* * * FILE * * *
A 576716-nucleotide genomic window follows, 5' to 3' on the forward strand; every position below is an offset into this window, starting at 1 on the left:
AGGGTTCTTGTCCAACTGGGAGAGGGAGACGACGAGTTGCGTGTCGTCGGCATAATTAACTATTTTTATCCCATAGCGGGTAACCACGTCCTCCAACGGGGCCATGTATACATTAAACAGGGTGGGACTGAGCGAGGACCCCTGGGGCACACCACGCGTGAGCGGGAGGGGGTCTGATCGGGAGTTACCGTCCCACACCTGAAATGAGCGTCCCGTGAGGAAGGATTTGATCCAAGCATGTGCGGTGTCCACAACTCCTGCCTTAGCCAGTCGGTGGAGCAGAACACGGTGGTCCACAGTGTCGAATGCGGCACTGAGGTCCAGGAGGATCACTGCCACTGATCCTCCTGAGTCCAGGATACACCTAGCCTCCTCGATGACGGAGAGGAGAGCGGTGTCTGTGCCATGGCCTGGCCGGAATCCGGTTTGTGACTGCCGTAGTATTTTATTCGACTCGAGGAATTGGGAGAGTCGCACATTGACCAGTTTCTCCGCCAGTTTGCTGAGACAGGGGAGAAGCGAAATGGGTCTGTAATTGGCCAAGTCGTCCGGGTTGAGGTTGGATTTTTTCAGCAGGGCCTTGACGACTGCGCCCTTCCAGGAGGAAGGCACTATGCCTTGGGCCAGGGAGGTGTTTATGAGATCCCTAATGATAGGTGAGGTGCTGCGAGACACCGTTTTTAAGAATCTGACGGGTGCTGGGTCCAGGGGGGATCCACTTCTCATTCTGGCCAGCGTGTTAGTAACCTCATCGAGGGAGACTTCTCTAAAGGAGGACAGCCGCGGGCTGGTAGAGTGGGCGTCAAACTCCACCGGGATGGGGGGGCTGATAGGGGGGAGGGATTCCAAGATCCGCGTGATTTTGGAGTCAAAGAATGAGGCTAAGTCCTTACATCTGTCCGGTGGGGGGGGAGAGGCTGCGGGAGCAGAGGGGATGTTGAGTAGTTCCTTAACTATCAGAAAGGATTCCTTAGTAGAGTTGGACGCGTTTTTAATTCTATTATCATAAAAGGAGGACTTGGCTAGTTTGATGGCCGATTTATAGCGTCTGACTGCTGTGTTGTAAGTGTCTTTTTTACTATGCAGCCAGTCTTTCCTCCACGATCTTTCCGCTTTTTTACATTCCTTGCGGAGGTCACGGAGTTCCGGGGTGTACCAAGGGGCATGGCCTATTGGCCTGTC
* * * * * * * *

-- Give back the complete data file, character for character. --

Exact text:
A 576716-nucleotide genomic window follows, 5' to 3' on the forward strand; every position below is an offset into this window, starting at 1 on the left:
AGGGTTCTTGTCCAACTGGGAGAGGGAGACGACGAGTTGCGTGTCGTCGGCATAATTAACTATTTTTATCCCATAGCGGGTAACCACGTCCTCCAACGGGGCCATGTATACATTAAACAGGGTGGGACTGAGCGAGGACCCCTGGGGCACACCACGCGTGAGCGGGAGGGGGTCTGATCGGGAGTTACCGTCCCACACCTGAAATGAGCGTCCCGTGAGGAAGGATTTGATCCAAGCATGTGCGGTGTCCACAACTCCTGCCTTAGCCAGTCGGTGGAGCAGAACACGGTGGTCCACAGTGTCGAATGCGGCACTGAGGTCCAGGAGGATCACTGCCACTGATCCTCCTGAGTCCAGGATACACCTAGCCTCCTCGATGACGGAGAGGAGAGCGGTGTCTGTGCCATGGCCTGGCCGGAATCCGGTTTGTGACTGCCGTAGTATTTTATTCGACTCGAGGAATTGGGAGAGTCGCACATTGACCAGTTTCTCCGCCAGTTTGCTGAGACAGGGGAGAAGCGAAATGGGTCTGTAATTGGCCAAGTCGTCCGGGTTGAGGTTGGATTTTTTCAGCAGGGCCTTGACGACTGCGCCCTTCCAGGAGGAAGGCACTATGCCTTGGGCCAGGGAGGTGTTTATGAGATCCCTAATGATAGGTGAGGTGCTGCGAGACACCGTTTTTAAGAATCTGACGGGTGCTGGGTCCAGGGGGGATCCACTTCTCATTCTGGCCAGCGTGTTAGTAACCTCATCGAGGGAGACTTCTCTAAAGGAGGACAGCCGCGGGCTGGTAGAGTGGGCGTCAAACTCCACCGGGATGGGGGGGCTGATAGGGGGGAGGGATTCCAAGATCCGCGTGATTTTGGAGTCAAAGAATGAGGCTAAGTCCTTACATCTGTCCGGTGGGGGGGGAGAGGCTGCGGGAGCAGAGGGGATGTTGAGTAGTTCCTTAACTATCAGAAAGGATTCCTTAGTAGAGTTGGACGCGTTTTTAATTCTATTATCATAAAAGGAGGACTTGGCTAGTTTGATGGCCGATTTATAGCGTCTGACTGCTGTGTTGTAAGTGTCTTTTTTACTATGCAGCCAGTCTTTCCTCCACGATCTTTCCGCTTTTTTACATTCCTTGCGGAGGTCACGGAGTTCCGGGGTGTACCAAGGGGCATGGCCTATTGGCCTGTC